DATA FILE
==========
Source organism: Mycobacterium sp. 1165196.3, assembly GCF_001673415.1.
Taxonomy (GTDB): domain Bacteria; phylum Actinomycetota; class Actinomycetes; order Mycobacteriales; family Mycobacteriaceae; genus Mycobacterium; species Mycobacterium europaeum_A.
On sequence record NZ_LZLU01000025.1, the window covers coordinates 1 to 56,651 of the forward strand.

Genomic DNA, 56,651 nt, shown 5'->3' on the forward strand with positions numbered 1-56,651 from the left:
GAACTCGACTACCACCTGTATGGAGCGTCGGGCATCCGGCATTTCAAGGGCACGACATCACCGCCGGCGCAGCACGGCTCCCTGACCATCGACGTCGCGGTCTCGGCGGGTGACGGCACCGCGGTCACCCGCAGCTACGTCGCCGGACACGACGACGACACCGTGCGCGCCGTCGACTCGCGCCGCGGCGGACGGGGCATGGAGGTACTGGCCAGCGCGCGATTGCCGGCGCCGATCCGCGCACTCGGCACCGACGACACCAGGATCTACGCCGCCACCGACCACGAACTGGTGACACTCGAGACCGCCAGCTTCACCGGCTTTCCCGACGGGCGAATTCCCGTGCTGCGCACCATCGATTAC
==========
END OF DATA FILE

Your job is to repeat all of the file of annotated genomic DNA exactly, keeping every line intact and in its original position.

Source organism: Mycobacterium sp. 1165196.3, assembly GCF_001673415.1.
Taxonomy (GTDB): domain Bacteria; phylum Actinomycetota; class Actinomycetes; order Mycobacteriales; family Mycobacteriaceae; genus Mycobacterium; species Mycobacterium europaeum_A.
On sequence record NZ_LZLU01000025.1, the window covers coordinates 1 to 56,651 of the forward strand.

Genomic DNA, 56,651 nt, shown 5'->3' on the forward strand with positions numbered 1-56,651 from the left:
GAACTCGACTACCACCTGTATGGAGCGTCGGGCATCCGGCATTTCAAGGGCACGACATCACCGCCGGCGCAGCACGGCTCCCTGACCATCGACGTCGCGGTCTCGGCGGGTGACGGCACCGCGGTCACCCGCAGCTACGTCGCCGGACACGACGACGACACCGTGCGCGCCGTCGACTCGCGCCGCGGCGGACGGGGCATGGAGGTACTGGCCAGCGCGCGATTGCCGGCGCCGATCCGCGCACTCGGCACCGACGACACCAGGATCTACGCCGCCACCGACCACGAACTGGTGACACTCGAGACCGCCAGCTTCACCGGCTTTCCCGACGGGCGAATTCCCGTGCTGCGCACCATCGATTAC